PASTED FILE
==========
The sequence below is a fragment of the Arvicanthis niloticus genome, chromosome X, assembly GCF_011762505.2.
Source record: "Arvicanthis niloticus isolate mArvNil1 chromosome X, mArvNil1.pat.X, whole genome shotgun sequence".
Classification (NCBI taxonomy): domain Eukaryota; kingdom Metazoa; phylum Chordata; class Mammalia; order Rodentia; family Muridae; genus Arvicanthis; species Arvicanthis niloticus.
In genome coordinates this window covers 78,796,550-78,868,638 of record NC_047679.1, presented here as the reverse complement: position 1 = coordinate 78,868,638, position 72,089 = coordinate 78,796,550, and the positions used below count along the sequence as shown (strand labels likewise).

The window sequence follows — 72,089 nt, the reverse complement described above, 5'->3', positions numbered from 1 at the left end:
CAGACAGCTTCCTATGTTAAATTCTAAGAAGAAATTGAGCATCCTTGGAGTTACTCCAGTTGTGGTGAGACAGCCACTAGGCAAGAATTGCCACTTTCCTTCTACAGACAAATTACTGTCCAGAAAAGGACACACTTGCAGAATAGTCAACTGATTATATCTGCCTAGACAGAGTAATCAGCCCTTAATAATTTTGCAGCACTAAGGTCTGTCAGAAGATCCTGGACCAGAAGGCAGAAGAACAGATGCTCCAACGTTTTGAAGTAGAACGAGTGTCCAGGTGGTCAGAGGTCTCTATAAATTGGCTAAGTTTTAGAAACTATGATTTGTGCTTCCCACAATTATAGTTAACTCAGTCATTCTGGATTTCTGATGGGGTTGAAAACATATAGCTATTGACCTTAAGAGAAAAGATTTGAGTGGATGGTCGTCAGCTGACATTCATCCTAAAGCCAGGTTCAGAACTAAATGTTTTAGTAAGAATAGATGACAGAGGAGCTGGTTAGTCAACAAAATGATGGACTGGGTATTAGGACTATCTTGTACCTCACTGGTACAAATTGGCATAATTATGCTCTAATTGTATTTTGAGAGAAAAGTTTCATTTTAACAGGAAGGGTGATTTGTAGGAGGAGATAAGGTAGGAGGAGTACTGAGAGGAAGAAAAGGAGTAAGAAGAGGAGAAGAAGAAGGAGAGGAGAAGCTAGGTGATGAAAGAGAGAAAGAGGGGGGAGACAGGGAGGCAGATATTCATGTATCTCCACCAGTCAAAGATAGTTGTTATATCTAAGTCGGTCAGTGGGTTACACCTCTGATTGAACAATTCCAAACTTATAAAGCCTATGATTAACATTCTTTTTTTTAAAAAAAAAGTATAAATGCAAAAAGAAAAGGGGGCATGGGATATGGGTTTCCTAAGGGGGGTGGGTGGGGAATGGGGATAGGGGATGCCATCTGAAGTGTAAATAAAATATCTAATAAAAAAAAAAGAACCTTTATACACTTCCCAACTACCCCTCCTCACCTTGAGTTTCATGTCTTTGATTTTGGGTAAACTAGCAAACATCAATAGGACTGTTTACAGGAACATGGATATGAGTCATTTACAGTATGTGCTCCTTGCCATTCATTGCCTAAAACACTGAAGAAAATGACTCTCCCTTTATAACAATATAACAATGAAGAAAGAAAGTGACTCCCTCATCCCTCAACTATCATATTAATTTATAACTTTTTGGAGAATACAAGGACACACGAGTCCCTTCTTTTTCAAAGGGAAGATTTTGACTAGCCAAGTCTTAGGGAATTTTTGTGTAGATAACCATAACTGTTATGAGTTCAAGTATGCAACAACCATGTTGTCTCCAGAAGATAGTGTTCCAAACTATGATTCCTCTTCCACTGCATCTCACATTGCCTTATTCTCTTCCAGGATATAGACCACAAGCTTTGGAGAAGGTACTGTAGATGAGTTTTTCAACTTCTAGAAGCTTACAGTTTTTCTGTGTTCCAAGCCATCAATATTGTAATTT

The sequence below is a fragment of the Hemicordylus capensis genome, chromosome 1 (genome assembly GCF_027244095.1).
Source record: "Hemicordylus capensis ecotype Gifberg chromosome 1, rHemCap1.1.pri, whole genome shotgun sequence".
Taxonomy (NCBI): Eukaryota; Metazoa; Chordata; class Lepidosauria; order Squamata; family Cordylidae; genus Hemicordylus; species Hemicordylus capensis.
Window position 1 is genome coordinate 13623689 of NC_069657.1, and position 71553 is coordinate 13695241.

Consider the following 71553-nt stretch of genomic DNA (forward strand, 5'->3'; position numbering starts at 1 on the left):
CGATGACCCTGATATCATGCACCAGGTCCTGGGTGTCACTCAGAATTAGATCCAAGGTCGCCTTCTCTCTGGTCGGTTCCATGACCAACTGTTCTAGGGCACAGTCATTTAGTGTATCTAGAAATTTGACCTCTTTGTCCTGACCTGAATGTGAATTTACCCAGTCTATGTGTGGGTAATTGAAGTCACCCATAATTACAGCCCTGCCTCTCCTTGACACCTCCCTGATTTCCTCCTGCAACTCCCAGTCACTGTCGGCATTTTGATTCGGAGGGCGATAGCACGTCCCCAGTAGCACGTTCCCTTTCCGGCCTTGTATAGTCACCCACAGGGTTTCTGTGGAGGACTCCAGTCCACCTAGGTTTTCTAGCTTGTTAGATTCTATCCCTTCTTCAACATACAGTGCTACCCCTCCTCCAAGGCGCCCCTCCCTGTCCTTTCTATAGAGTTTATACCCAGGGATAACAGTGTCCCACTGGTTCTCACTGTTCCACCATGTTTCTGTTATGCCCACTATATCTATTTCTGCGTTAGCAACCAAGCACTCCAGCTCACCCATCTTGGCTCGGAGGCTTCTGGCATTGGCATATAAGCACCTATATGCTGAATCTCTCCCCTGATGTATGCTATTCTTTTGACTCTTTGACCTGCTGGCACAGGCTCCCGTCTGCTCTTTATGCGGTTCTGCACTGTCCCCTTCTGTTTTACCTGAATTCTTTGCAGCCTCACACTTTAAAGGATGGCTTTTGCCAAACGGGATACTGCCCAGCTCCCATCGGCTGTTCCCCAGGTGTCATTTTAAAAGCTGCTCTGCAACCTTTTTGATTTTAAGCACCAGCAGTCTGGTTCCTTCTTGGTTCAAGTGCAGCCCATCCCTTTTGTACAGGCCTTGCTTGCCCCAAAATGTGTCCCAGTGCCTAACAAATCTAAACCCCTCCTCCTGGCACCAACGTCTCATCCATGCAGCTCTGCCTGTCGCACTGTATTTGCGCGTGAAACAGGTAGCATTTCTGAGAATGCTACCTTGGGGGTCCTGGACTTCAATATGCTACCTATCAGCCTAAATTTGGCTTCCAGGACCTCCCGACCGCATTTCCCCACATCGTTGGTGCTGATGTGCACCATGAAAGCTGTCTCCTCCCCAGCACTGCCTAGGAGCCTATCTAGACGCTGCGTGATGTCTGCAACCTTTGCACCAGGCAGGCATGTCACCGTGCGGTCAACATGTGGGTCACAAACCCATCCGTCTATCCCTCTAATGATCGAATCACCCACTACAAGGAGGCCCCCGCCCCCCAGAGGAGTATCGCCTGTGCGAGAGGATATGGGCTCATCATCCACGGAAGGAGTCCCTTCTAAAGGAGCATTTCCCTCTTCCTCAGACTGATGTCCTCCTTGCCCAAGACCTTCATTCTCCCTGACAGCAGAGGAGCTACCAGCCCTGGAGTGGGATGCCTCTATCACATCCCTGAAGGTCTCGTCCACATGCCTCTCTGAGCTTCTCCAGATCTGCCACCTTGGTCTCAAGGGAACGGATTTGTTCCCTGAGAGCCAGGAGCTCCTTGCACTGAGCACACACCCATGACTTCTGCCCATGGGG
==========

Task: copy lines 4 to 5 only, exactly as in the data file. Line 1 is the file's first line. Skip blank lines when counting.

In genome coordinates this window covers 78,796,550-78,868,638 of record NC_047679.1, presented here as the reverse complement: position 1 = coordinate 78,868,638, position 72,089 = coordinate 78,796,550, and the positions used below count along the sequence as shown (strand labels likewise).

The window sequence follows — 72,089 nt, the reverse complement described above, 5'->3', positions numbered from 1 at the left end: